Last week, Apple release iOS 14.5, and with it a new feature that has sent messengers to online advertisers: for the first time, users can tell apps not to track their activity on different sites and services. To prevent this, Facebook and Instagram iOS apps warn users that tracking keeps these platforms “free”.
That is technically true; Facebook is an advertising company that earns money by displaying ads that its users click on. But the iOS 14.5 release marks the problem that Facebook can’t stop making money if it stops tracking, or worse, Apple’s App Tracking Transparency update could start charging social network users a fee. So it’s worth it to be completely clear: None of this is the case.
No measures against Apple’s follow-up will take a bite out of Facebook’s profits. The evidence is back; the platform has launched an ongoing campaign against these measures, including a series of full-page advertisements in major newspapers in December. (Facebook is not alone here; advertising companies and their accessories have condemned the daily grind, and a German marketing coalition he filed a complaint against the monopoly Against Apple.)
“There are some types of ads, mostly retargeting, that will be harder to display because now Facebook wouldn’t know who visited an app, put an item in the shopping cart, and so on,” says Ron Berman, a marketing professor at Wharton School at the University of Pennsylvania. He warned that Facebook will also find it more difficult to prove that product sales are linked to specific ads, due to the limitations of information and what information it may contain across sites and applications today.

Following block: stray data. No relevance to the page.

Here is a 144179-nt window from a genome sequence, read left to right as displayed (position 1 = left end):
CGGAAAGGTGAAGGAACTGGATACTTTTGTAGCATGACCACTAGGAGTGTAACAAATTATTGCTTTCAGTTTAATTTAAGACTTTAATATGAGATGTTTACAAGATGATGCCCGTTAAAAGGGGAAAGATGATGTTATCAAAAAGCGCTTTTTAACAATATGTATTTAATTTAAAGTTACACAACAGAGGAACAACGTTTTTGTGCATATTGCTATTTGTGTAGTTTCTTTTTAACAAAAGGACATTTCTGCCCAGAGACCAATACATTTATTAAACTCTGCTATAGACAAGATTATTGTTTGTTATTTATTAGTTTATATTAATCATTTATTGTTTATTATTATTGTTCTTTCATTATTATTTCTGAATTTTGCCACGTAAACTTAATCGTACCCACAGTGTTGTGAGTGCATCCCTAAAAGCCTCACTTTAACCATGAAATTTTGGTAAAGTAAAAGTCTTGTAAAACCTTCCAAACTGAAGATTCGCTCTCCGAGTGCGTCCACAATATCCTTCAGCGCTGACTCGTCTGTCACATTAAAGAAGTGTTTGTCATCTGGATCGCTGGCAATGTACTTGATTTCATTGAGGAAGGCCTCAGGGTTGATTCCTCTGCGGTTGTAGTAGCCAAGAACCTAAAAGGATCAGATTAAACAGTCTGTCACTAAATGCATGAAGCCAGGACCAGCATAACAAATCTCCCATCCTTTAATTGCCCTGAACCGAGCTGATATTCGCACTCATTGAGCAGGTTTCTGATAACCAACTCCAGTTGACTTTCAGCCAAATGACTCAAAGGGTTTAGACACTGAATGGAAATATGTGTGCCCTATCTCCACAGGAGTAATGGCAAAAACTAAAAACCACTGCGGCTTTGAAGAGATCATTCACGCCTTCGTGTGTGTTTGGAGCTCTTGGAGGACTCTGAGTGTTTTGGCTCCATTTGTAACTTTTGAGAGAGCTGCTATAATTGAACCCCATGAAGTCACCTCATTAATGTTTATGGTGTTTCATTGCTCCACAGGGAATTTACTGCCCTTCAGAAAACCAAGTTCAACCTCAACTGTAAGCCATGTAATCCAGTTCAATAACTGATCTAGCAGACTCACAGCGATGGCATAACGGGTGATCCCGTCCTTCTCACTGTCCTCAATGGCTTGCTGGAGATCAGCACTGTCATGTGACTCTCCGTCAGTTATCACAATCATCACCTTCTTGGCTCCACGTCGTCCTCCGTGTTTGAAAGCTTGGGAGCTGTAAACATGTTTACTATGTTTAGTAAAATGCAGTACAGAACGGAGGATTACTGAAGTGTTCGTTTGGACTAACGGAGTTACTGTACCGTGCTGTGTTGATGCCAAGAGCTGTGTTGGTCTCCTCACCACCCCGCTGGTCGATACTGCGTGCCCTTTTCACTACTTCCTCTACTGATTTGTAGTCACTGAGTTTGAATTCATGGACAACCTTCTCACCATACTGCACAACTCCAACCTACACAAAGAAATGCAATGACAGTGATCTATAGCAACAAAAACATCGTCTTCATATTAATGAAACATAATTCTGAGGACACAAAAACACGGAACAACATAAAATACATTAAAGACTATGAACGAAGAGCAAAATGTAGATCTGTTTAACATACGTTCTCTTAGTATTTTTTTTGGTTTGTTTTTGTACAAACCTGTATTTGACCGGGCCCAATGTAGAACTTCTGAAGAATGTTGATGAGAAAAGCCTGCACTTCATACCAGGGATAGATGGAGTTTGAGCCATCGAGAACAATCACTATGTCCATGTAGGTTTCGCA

But you don’t have to look much further than Facebook’s profit report last quarter posted last week that iOS 14.5 is unlikely to push the company into any abyss. Company he took revenues of more than $ 26 trillion in the first three months of 2021, and its net income nearly doubled to $ 9.5 trillion over the same period a year ago. He has $ 64 billion in cash and equivalents on hand. It’s very good. Even if every iOS 14.5 user stops tracking, Facebook will still have Android devices to make a profit.
Also, it’s not about preventing follow-up as if ads were completely gone. Arguably, it gives them less importance. People may not click on them so often, which is less valuable, and outside analysts have announced that Apple’s new policy will appear on the bottom lines of Facebook. “This year we’ve seen minimum estimates of 2 to 7 percent of Facebook ad revenue, and we find that range to be compelling, especially at the bottom,” says Nicole Perrin, chief analyst at eMarketer. However, he added, the company is expected to increase ad revenue despite App Tracking Transparency. As Gilad Edelman of WIRED has done indicate before, when third-party data disappears, companies with more primary data have an advantage. That’s it Google, and that’s Facebook.